An extract from The Alice Factor by Fyn Day...
Monday, 19:8:85. WJ's ward rounds at St Richard's and St Edward's. I don't think I will attend any more after today. Mr Tomlinson's prosthesis resembles a bad special effect from a gothic horror film. Both he and his wife were very positive about it, they love each other so much.
Mrs Corey-Blythe's nose looks wonderful. Of course, she has no idea that I had a hand in it (literally), but she chose to confide in me, expressing her tremendous disappointment. Evidently she believed rhinoplasty would cause her to lose three stone and twenty years. Apparently her husband was very disappointed too. Well I suppose cosmetic surgery is cheaper than divorce.
Back in Chichester. Mendip Ward. Allison died. She was still in her bed when I visited. 'You just missed her' her mother said. She still spoke of Allison in the present tense. I fumbled around in my heart for genuine feeling and came across a prayer. Unaddressed. I have no God to send it to. Why pray to a God who condoned Allison's death? Prayers are an admission of failure.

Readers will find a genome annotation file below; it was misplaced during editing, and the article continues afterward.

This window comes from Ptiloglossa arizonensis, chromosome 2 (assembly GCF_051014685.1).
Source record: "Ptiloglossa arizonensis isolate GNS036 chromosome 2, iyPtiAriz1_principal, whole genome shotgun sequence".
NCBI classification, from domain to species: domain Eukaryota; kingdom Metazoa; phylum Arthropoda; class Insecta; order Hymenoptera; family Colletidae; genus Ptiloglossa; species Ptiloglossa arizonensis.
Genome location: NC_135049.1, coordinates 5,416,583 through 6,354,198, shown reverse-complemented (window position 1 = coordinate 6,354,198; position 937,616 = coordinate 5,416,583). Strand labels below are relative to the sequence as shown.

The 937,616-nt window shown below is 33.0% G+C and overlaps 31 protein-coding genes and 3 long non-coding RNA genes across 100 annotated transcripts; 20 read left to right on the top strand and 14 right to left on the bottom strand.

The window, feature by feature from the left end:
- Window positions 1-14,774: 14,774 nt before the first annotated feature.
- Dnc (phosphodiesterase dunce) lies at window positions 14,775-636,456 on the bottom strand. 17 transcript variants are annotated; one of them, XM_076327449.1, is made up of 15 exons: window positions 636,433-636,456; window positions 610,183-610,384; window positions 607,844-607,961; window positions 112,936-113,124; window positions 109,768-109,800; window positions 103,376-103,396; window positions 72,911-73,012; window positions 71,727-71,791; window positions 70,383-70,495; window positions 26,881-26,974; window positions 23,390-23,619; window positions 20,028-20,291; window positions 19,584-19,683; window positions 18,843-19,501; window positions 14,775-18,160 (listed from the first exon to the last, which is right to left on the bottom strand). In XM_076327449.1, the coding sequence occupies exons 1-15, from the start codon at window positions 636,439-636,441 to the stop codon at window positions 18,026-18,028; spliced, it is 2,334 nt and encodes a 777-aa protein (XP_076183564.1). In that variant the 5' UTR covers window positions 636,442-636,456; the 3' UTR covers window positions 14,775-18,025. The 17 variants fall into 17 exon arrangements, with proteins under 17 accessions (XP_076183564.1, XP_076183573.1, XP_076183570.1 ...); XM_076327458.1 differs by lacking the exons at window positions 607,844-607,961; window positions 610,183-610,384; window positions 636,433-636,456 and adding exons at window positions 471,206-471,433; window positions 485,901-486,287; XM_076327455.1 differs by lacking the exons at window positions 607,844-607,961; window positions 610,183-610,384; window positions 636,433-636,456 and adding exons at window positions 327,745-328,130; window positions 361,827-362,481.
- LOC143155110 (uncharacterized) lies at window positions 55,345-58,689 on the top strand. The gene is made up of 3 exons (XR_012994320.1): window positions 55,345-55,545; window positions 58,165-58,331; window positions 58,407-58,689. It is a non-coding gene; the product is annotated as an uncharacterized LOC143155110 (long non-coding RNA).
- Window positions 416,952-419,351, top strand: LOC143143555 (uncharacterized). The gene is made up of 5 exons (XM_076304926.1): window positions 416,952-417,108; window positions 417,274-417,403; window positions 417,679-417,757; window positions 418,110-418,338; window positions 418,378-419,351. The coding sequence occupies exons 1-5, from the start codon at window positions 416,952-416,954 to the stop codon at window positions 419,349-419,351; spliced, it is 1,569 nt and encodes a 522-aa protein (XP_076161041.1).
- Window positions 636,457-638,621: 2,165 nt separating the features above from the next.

My sense of proportion returned. I won't make any real difference. This work is for my benefit. The competition for limited posts means that my very presence is keeping someone else out of the field. Reliance on modern medicine is a confidence trick anyway. A ruse to raise patient confidence in a successful outcome. Without guarantee of course. In the history of modern medicine we have eradicated only one disease, smallpox, and I know of many worse that we have caused to take its place.
William, and men like him, crudely hack out what can be seen, but not suppressed. My sense of proportion was perhaps a sense of worthlessness.
When Allison's father arrived his wife was barely able to support his sobbing frame. I watched his life vaporize. His aspirations, his fears, his hopes, his loves, his hates, all emptied out and taken away in the same body bag as his child. A swag bag holding Allison's stolen life.
I organised some hot sweet tea served in disposable cups. I watched lives emptying before me in a torrent of loss, and I held out a paper cup.
The Alice Factor
ISBN 0 95 44983 0 5
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